It was like our sharing our wedding with whoever wanted to share it with us. We didn’t expect a hit record out of it. It was more of a… that’s why we called it Wedding Album. You know, people make a wedding album, show it to the relatives when they come round. Well, our relatives are the… what you call fans, or people that follow us outside. So that was our way of letting them join in on the wedding.
The couple’s first collaboration, Two Virgins, marked the beginning of their relationship and artistic partnership. The follow-up, Life With The Lions, mostly documented their 1968 stay in London’s Queen Charlotte Hospital, where Ono suffered a miscarriage.
Wedding Album commemorated their wedding in Gibraltar on 20 March 1969. Although it was the final instalment in their trilogy of avant garde and experimental recordings, the couple continued to document their lives on tape until Lennon’s death in 1980.
[AmazonRight]Wedding Album contained just two tracks: ‘John And Yoko’ and ‘Amsterdam’. The release was credited simply to “John & Yoko”; their surnames did not appear anywhere on the sleeve or record labels.
The two sides of the vinyl disc each contained a single track. ‘John And Yoko’ was a 22-minute recording of Lennon and Ono crying, whispering, speaking and screaming each others’ names, at varying volumes and tempos, over the sound of their heartbeats.
The album’s second side was titled ‘Amsterdam’, and featured recordings made during their first bed-in for peace. Much of ‘Amsterdam’ consisted of interviews given by Lennon and Ono, explaining their campaigns for peace, and discussions with each other. The speech was also interspersed with the sounds of seagulls, industrial noises, traffic, children playing and sitars.
‘Amsterdam’ began with Ono singing ‘ohn John (Let’s Hope For Peace)’. Four other musical interludes were also included: Lennon performing a brief blues-style composition on an acoustic guitar, featuring the words “Goodbye Amsterdam Goodbye”; Ono singing ‘Grow Your Hair’, a song about peace and staying in bed, with Lennon on guitar; an a capella rendition of The Beatles’ song ‘Good Night’; and ‘Bed Peace’, a brief recitation of the words “Bed peace” and “Hair peace”.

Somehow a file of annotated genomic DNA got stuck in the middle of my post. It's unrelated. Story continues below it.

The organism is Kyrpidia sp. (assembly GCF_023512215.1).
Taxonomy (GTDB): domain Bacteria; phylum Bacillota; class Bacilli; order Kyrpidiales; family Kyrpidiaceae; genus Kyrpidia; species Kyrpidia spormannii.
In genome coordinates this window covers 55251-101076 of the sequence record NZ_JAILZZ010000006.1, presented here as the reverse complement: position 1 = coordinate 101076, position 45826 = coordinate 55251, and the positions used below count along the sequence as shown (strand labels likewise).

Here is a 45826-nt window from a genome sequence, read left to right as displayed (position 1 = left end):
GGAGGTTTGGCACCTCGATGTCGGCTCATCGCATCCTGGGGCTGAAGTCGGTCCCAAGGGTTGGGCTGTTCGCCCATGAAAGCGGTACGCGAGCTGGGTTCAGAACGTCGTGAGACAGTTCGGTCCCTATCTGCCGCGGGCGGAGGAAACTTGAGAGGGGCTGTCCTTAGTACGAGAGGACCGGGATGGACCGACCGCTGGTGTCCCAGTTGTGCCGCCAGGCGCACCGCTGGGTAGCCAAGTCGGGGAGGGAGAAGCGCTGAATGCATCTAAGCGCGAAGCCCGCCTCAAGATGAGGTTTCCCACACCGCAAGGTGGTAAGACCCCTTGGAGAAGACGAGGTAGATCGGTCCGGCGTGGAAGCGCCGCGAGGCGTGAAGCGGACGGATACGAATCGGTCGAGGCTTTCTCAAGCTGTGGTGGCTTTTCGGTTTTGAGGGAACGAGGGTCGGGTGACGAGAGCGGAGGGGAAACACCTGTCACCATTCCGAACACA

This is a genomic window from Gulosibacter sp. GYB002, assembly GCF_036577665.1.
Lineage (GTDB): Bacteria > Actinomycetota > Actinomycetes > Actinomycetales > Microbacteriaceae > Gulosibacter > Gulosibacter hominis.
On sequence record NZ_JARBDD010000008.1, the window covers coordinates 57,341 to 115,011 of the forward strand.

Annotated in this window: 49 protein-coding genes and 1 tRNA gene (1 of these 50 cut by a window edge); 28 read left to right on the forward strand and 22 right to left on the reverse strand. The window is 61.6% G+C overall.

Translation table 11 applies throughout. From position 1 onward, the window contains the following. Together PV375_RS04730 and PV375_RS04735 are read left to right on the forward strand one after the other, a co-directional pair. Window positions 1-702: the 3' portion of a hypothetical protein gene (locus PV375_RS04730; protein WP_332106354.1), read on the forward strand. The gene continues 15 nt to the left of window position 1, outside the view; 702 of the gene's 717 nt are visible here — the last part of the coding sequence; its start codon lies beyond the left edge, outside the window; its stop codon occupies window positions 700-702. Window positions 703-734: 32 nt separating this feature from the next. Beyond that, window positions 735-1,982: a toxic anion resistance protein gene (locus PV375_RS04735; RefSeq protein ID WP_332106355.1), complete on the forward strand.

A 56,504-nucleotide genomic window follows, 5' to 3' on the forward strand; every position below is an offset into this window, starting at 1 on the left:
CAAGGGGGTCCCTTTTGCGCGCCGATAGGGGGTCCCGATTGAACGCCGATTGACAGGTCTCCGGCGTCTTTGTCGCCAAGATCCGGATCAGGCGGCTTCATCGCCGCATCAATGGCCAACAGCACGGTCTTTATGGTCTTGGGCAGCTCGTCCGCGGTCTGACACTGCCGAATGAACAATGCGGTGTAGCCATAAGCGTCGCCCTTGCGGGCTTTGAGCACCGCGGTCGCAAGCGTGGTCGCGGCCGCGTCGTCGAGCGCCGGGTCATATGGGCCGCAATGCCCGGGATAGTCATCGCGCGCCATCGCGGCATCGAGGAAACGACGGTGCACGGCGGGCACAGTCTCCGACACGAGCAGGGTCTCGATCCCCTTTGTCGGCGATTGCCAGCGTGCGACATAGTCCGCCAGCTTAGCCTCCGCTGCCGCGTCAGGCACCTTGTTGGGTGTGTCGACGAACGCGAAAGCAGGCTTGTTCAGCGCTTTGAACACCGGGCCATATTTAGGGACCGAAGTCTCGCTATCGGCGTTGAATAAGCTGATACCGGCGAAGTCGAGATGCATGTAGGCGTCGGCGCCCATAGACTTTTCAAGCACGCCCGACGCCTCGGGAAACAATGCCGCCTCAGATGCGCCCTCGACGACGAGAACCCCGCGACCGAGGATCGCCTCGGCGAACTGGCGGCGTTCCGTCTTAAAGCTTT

Unusually for the time, Apple released Wedding Album as a lavish box set. It included a reproduction of the marriage certificate, a 16-page booklet of press cuttings labelled ‘The Press’, a picture of a slice of wedding cake, a poster of black-and-white photos taken on their wedding day, a ‘Hair Peace/Bed Peace’ postcard, a PVC bag labelled ‘Bagism’, and a strip of four passport photographs of the happy couple.
The vinyl disc was housed in a plain white inner sleeve, inside a laminated gatefold picture sleeve. The package was designed by John Kosh, with photography by Mlle Daniau, Richard DiLello, John Kelly, Nico Koster, David Nutter and John and Yoko.
Wedding Album was available on vinyl, cassette tape and 8-track tape. The elaborate packaging led to a delay in the album being issued. It eventually appeared in the United States on 20 October 1969, and in the United Kingdom on 14 November.
The album was digitally remastered and reissued on compact disc by the Rykodisc label in 1997. It included three bonus tracks: ‘Who Has Seen The Wind?’ was written by Yoko Ono and originally appeared as the b-side to ‘Instant Karma’; ‘Listen, The Snow Is Falling’ was the b-side of the ‘Happy Xmas (War Is Over)’ single; and ‘Don’t Worry Kyoko (Mummy’s Only Looking For Her Hand In The Snow)’ was a previously unreleased acoustic recording made at Queen Charlotte Hospital, London.
Wedding Album did not chart in the UK, but peaked at number 178 in the United States. Because of it poor sales and the various elements to the release, mint condition copies are highly sought after by collectors.
The UK weekly music newspaper Melody Maker ran a notorious review written by Richard Williams, who had been given a promotional copy containing two discs, each of which contained a test signal on one side. Williams duly reviewed what he thought was a double album, noting that “constant listening reveals a curious point: the pitch of the tones alters frequency, but only by microtones or, at most, a semitone. This oscillation produces an almost subliminal, uneven ‘beat’ which maintains interest. On a more basic level, you could have a ball by improvising your very own raga, plainsong, or even Gaelic mouth music against the drone.”
Lennon and Ono were greatly amused by Williams’ review, and sent a telegram of thanks.
DEAR RICHARD THANK YOU FOR YOUR FANTASTIC REVIEW ON OUR WEDDING ALBUM INCLUDING C-AND-D SIDES STOP WE ARE CONSIDERING IT FOR OUR NEXT RELEASE STOP MAYBE YOU ARE RIGHT IN SAYING THAT THEY ARE THE BEST SIDES STOP WE BOTH FEEL THAT THIS IS THE FIRST TIME A CRITIC TOPPED THE ARTIST STOP WE ARE NOT JOKING STOP LOVE AND PEACE STOP JOHN AND YOKO LENNON
Also on this day...
- 2012: Paul McCartney live: Minute Maid Park, Houston
- 2009: Sgt Pepper to be released as downloadable content for The Beatles: Rock Band
- 1969: Recording: Stardust, Dream by Ringo Starr
- 1964: Television: Thank Your Lucky Stars
- 1963: Live: ABC Cinema, Exeter
- 1962: Live: Star-Club, Hamburg
- 1961: Live: Cavern Club, Liverpool (evening)
- 1961: Live: Merseyside Civil Service Club, Liverpool
- 1960: Live: Kaiserkeller, Hamburg
Want more? Visit the Beatles history section.